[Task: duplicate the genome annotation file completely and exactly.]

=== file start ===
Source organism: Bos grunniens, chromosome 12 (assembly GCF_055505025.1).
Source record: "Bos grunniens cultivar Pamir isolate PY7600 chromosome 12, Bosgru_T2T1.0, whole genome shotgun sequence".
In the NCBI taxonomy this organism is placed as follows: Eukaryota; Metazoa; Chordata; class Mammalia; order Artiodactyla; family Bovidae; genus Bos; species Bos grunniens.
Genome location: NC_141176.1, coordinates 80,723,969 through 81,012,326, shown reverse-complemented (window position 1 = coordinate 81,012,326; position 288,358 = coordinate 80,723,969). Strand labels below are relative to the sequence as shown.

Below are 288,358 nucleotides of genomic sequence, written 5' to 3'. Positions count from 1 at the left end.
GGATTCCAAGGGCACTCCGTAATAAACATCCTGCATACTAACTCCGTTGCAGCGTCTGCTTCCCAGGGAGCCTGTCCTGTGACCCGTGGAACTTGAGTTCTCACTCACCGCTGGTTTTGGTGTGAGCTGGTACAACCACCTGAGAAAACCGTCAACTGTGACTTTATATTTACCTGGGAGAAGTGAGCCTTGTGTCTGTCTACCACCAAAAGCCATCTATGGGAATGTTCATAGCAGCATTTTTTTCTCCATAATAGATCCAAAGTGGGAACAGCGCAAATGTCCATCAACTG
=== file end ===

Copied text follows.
Source organism: Bos grunniens, chromosome 12 (assembly GCF_055505025.1).
Source record: "Bos grunniens cultivar Pamir isolate PY7600 chromosome 12, Bosgru_T2T1.0, whole genome shotgun sequence".
In the NCBI taxonomy this organism is placed as follows: Eukaryota; Metazoa; Chordata; class Mammalia; order Artiodactyla; family Bovidae; genus Bos; species Bos grunniens.
Genome location: NC_141176.1, coordinates 80,723,969 through 81,012,326, shown reverse-complemented (window position 1 = coordinate 81,012,326; position 288,358 = coordinate 80,723,969). Strand labels below are relative to the sequence as shown.

Below are 288,358 nucleotides of genomic sequence, written 5' to 3'. Positions count from 1 at the left end.
GGATTCCAAGGGCACTCCGTAATAAACATCCTGCATACTAACTCCGTTGCAGCGTCTGCTTCCCAGGGAGCCTGTCCTGTGACCCGTGGAACTTGAGTTCTCACTCACCGCTGGTTTTGGTGTGAGCTGGTACAACCACCTGAGAAAACCGTCAACTGTGACTTTATATTTACCTGGGAGAAGTGAGCCTTGTGTCTGTCTACCACCAAAAGCCATCTATGGGAATGTTCATAGCAGCATTTTTTTCTCCATAATAGATCCAAAGTGGGAACAGCGCAAATGTCCATCAACTG